Format: Hardcover
This is by far the finest and best-documented study of the collapse of the Catholic orders of religious women in the postconciliar period. The author provides immense documentation (much taken from original archival sources) to illustrate how these orders collapsed when they pursued a path of renewal that clearly contradicted the documents of Vatican II and the postconciliar directions indicated by the Vatican. It may seem superficial, but the decision to abandon the habit, communal prayer, corporate apostolate, and the convent has spelled death for many of these orders. And the bitter New Age theology (often tinged by anti-Catholicism) adopted by some of these groups only indicates the spiritual depth of this suicide.
The story is painful to read, but Carey documents how one once-vigorous order after another chose the path of self-destruction. And the treatment of nuns who wanted to follow the authentic path of renewal remains a scandal.
The book is weaker when it tries to get at the causes of the decadence of religious orders. I'm not so sure that the "elites" of LCWR were really that much different from the average nun back in the school or the hospital. I also don't think that the key Church documents on reform of religious life were somehow hidden from nuns. Most of these documents were published in the local diocesan paper or could be easily picked up (at modest cost) from a Catholic bookstore. Many nuns simply chose to move in a different direction---and they and the church are immensely poorer for it.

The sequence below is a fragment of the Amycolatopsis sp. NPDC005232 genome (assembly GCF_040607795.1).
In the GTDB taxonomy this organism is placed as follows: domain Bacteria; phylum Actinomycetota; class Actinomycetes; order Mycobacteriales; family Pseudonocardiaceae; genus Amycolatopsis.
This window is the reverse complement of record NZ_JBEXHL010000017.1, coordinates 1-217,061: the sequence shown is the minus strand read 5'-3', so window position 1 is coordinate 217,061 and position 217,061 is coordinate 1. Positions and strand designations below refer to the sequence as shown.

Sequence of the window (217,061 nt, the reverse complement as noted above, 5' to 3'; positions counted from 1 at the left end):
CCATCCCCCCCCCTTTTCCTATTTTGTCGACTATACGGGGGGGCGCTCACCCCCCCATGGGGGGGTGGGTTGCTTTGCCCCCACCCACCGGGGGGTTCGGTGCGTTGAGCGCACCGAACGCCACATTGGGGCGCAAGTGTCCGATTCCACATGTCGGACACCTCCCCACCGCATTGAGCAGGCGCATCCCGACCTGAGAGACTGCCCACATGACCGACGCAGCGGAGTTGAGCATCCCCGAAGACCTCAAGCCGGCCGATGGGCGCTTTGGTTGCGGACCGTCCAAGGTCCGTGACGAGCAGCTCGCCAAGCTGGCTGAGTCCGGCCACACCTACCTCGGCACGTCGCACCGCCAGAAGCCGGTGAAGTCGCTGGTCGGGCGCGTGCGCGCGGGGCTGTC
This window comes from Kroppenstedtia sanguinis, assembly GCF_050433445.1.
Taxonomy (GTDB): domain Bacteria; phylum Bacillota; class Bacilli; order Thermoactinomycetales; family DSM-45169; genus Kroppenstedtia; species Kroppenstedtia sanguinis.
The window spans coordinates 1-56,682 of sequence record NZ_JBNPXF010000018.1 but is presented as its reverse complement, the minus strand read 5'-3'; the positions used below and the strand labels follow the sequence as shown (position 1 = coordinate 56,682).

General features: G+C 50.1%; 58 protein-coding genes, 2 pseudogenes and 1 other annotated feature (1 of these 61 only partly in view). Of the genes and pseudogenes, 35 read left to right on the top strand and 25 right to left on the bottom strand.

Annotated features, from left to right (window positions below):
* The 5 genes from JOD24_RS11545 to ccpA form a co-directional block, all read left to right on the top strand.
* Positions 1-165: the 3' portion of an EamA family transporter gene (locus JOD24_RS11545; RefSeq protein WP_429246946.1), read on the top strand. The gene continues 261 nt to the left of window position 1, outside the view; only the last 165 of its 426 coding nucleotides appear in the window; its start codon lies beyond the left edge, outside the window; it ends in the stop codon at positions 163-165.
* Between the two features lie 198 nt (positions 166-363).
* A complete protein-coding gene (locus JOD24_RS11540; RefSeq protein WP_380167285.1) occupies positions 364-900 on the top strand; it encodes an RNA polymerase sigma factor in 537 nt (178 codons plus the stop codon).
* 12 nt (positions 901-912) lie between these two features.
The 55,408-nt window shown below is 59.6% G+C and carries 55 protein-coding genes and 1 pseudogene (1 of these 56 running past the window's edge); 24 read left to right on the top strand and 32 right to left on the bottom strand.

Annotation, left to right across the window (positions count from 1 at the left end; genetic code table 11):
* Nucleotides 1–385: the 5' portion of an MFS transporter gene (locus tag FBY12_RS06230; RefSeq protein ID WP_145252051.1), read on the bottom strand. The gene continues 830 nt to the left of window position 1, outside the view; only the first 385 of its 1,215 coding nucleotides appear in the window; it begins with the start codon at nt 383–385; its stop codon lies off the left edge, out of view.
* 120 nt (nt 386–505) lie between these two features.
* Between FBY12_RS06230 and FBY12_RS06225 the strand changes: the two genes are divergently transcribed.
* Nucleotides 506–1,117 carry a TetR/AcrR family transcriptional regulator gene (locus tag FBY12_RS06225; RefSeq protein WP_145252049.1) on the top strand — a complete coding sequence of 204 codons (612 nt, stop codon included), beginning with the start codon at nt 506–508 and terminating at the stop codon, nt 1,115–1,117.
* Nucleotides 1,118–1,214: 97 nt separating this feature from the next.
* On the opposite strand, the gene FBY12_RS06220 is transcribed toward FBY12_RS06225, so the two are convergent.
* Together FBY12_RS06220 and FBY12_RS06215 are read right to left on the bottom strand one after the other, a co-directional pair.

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39 of 45 people found the following review helpful By A Customer on July 8, 2003